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Full text of "The Struggle For Peace"

THE right hon. Gentleman the Leader of the Opposition
(Mr. Attlee) asked me this morning whether I could
make a statement as to the European situation. As I said this
morning, His Majesty's Government have no official con-
firmation of the rumours of any projected attack on Poland
and they must not, therefore, be taken as accepting them
as true.
" I am glad to take this opportunity of stating again the
general policy of His Majesty's Government. They have
constantly advocated the adjustment, by way of free negotia-
tion between the parties concerned, of any differences that
may arise between them. They consider that this is the
natural and proper course where differences exist. In their
opinion there should be no question incapable of solution by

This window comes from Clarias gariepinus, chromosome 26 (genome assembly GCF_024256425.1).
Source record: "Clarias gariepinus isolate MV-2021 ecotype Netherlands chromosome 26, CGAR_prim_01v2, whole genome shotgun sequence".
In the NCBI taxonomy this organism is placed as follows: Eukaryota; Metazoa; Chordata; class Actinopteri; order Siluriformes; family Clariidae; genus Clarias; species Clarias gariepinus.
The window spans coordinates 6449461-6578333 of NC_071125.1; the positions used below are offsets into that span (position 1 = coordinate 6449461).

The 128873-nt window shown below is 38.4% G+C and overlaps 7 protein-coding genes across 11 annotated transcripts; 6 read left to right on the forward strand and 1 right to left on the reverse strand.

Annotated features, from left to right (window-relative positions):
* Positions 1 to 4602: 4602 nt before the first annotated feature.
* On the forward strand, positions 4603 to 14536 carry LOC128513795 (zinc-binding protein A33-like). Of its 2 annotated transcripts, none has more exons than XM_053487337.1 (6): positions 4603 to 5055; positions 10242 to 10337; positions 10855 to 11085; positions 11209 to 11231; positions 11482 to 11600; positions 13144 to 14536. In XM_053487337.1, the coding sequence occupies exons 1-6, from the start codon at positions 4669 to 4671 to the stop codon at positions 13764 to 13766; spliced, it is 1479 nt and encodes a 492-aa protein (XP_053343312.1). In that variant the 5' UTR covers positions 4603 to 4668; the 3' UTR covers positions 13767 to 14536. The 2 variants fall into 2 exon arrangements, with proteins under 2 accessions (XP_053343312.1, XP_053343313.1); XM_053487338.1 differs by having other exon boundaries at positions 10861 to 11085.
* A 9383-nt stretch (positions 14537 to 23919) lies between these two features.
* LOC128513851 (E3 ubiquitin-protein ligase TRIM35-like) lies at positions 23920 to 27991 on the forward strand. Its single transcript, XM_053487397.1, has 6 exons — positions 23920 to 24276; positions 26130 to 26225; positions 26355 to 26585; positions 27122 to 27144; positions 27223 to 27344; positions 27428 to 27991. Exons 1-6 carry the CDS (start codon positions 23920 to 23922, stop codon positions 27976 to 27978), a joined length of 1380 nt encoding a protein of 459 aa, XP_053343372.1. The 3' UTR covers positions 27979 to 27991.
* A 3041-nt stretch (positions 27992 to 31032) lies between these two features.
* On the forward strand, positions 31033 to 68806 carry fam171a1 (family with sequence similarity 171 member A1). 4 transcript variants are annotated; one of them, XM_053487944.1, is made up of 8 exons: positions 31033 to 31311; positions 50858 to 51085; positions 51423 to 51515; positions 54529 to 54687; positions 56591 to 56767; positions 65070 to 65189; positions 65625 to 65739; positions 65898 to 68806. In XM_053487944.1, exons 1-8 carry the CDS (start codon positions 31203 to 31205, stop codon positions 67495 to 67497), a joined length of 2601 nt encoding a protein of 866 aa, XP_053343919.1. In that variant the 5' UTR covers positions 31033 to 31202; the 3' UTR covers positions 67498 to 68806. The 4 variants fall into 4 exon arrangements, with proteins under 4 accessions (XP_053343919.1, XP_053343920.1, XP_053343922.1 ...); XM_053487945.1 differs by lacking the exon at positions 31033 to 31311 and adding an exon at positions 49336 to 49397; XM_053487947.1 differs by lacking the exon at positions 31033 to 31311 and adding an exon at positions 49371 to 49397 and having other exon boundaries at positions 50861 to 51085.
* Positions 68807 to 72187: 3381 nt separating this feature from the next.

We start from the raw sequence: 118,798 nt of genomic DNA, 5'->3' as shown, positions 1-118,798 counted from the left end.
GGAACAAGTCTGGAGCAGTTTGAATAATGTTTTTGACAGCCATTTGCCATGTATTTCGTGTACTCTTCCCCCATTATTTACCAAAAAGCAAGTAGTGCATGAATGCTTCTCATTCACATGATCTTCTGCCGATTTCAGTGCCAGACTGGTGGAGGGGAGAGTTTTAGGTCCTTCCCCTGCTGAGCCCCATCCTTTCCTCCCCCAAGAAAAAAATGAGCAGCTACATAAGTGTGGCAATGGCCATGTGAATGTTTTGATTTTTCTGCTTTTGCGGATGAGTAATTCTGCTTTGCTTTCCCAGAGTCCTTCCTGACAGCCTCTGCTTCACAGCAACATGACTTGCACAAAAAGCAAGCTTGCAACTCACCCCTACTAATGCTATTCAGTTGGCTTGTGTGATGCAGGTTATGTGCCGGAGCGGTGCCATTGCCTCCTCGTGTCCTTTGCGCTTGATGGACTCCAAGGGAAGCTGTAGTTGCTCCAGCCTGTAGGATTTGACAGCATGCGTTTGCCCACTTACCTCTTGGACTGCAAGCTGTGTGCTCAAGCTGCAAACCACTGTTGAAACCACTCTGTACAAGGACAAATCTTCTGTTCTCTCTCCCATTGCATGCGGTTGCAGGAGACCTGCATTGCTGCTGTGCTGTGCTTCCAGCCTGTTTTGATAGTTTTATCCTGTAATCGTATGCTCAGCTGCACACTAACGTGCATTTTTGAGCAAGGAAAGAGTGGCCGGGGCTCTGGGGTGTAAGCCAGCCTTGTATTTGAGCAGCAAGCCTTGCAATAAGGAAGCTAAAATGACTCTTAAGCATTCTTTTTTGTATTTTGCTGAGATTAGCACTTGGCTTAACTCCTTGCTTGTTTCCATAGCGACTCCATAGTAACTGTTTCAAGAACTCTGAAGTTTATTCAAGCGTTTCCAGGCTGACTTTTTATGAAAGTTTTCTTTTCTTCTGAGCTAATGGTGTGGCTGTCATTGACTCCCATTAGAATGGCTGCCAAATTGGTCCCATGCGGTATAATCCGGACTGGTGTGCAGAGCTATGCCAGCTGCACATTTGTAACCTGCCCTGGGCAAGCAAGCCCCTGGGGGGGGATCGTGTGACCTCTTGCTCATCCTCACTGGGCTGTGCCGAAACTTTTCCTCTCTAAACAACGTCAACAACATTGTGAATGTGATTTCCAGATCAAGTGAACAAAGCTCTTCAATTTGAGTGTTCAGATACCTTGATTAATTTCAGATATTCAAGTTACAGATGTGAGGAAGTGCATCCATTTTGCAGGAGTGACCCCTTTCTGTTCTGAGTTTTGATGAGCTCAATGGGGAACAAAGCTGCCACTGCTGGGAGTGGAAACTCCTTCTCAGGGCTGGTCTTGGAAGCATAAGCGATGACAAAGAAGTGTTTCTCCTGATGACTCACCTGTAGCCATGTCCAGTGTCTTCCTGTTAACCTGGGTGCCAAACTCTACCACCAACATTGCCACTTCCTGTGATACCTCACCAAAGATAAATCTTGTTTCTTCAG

peaceful means, and they would see no justification for the
substitution of force or threats of force for the method of
negotiation.
" As the House is aware, certain consultations are now
proceeding with other Governments. In order to make
perfectly clear the position of His Majesty's Government in
the meantime before those consultations are concluded, I now
have to inform the House that during that period, in the event
of any action which clearly threatened Polish independence,
and which the Polish Government accordingly considered it
vital to resist with their national forces, His Majesty's Govern-
ment would feel themselves bound at once to lend the Polish
Government all support in their power. They have given
the Polish Government an assurance to this effect
" I may add that the French Government have authorised
me to make it plain that they stand in the same position in this
matter as do His Majesty's Government."
MR. ARTHUR GREENWOOD :   " May I, in one sentence,
transgress in order to say that I am quite sure that this House
realises the potentialities that might arise from the statement
which the right hon. Gentleman has made.   It may prove to
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